A long, long time ago, when the petrol price was increased, one “work-with-me” PM vowed to use the RM4 billion saved on petrol subsidy on the development of public transportation. Photo by sergio souza from Pexels
Of course, nothing happened to the improvement of public transportation and when called upon to be accountable to the petrol subsidy saved, only excuses after excuses were given in the end. The so-called RM4 billion saved simply went “missing”.
Considering the amount of money spent by the Government lately, RM4 billion might be a small amount to some but there is no clear line of sight on whether the money had gone back to the people (the refund of RM625 aside).
Now there are calls for reduction of Government’s petrol subsidy once again.
Reduction of Subsidies
Considering the fact of the global financial trend and the diminishing pool of national oil reserves, at end of the day, the subsidy has to go. That is the fact and we need to face this sooner or later. The call for a reduction of subsidy is right and timely. In many sectors, subsidies using taxpayers money are bad and here’s why.
Idris Jala has made the right case for reduction of subsidies when he said:-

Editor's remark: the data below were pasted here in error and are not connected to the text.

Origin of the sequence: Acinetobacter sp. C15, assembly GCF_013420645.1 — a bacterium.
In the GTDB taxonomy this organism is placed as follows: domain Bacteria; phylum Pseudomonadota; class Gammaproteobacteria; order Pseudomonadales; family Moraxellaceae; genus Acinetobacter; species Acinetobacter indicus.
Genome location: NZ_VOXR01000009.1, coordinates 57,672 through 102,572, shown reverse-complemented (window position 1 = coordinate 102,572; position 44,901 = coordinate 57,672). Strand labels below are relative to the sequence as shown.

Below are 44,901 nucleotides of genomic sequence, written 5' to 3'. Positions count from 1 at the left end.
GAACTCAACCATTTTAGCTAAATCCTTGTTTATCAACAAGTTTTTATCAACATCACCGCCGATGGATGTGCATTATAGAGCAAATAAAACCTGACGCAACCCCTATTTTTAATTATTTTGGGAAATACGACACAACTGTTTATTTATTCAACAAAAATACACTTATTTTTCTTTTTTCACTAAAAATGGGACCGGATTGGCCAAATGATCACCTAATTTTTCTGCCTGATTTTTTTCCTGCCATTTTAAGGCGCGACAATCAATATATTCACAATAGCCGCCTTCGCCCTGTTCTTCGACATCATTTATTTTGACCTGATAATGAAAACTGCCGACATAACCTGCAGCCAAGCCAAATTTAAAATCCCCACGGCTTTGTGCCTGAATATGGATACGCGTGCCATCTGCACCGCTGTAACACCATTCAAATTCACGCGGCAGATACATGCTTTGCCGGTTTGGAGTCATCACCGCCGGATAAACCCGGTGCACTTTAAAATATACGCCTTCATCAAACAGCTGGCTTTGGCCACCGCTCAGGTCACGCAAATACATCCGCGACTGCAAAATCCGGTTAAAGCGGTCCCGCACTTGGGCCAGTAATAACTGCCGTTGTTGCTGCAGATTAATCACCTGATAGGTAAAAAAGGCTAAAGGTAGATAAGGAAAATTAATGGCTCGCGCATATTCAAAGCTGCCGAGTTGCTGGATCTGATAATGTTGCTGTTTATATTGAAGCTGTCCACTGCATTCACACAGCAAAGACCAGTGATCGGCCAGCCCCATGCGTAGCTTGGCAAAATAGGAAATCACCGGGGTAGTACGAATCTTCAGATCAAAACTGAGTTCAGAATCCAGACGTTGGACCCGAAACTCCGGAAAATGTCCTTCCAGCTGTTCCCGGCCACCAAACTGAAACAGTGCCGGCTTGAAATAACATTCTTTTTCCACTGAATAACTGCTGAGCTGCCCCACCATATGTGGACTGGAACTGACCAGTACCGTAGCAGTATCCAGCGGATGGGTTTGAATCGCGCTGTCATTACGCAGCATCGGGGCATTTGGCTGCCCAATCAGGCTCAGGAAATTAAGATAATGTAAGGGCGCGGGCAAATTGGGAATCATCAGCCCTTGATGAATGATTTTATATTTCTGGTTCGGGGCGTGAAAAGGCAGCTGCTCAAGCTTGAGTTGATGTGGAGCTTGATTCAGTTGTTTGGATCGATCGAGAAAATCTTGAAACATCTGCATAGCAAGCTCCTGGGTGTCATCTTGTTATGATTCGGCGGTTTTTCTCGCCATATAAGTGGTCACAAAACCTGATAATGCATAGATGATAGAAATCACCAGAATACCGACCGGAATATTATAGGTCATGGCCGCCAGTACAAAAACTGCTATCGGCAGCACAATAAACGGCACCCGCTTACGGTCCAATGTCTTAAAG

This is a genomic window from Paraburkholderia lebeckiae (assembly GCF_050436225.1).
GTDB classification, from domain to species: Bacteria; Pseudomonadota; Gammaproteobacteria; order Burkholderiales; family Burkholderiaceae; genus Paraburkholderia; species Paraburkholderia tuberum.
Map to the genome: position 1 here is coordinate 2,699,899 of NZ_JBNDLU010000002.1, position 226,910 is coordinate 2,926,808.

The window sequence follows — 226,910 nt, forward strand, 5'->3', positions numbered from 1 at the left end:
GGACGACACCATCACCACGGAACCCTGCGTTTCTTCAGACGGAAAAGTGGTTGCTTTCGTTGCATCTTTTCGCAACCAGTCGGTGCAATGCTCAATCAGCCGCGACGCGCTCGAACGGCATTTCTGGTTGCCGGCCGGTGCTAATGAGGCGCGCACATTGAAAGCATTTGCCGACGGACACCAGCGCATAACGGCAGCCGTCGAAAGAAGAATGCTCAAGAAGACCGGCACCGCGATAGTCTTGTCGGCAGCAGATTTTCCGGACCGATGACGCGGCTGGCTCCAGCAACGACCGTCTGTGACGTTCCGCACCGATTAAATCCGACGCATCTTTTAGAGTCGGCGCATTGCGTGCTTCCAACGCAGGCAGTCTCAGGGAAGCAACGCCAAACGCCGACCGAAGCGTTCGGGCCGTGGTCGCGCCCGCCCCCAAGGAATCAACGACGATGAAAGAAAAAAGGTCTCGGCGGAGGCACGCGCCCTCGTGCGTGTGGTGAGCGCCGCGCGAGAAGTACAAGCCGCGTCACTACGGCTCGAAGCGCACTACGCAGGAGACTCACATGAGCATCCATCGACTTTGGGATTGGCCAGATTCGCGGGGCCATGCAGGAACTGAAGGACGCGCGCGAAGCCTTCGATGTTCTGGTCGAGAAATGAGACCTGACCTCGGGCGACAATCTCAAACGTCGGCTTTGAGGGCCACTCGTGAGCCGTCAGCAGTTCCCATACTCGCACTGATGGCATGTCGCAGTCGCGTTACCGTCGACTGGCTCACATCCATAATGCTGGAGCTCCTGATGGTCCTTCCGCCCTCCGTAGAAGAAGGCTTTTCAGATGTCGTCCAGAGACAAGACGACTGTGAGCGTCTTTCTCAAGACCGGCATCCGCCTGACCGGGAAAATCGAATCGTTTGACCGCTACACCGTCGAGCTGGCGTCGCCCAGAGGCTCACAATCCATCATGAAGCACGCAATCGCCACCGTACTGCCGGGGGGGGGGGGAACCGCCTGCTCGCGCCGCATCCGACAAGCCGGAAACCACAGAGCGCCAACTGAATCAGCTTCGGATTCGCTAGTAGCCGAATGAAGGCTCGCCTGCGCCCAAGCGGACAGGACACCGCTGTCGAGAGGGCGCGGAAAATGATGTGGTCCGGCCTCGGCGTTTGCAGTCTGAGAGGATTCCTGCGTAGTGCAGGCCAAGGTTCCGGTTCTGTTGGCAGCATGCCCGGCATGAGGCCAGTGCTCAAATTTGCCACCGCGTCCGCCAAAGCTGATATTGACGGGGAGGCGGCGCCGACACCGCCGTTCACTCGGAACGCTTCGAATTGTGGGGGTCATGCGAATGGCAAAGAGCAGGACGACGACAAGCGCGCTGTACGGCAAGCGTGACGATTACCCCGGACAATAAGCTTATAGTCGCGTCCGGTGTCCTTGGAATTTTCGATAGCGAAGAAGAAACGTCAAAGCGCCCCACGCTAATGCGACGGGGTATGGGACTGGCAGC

Subsidies only result in market distortion and they drain the government of much needed funds that could be better used for more strategic and pressing development projects for the rakyat.
The time for subsidy rationalisation is now.
We do not want to end up like Greece with a total debt of EUR300 billion. Our deficit rose to record high of RM47 billion last year.
If the government continues at the rate of 12 per cent per annum, Malaysia could go bankrupt in 2019 with total debts amounting to RM1,158 billion.
Why waste money to keep the price of things artificially low when the same amount of money can be used for the development and generation of the economy of the nation?
With the Government having more cash at the disposal, they can use it to ensure a better economic environment for business and people. This in turn may translate to higher business profit and taxable income for the individuals.
More cash reserve also means better investment opportunities by Government investment arm. It also means a better buffer to engage the poor and provide financial assistance to them. It also means we have more money to pay off our debts whilst we continue with strengthening our economy.
Perhaps a greater push for alternative energy to reduce the dependant on fossil fuel?
Managing Subsidy Saved
But here is where we start to worry…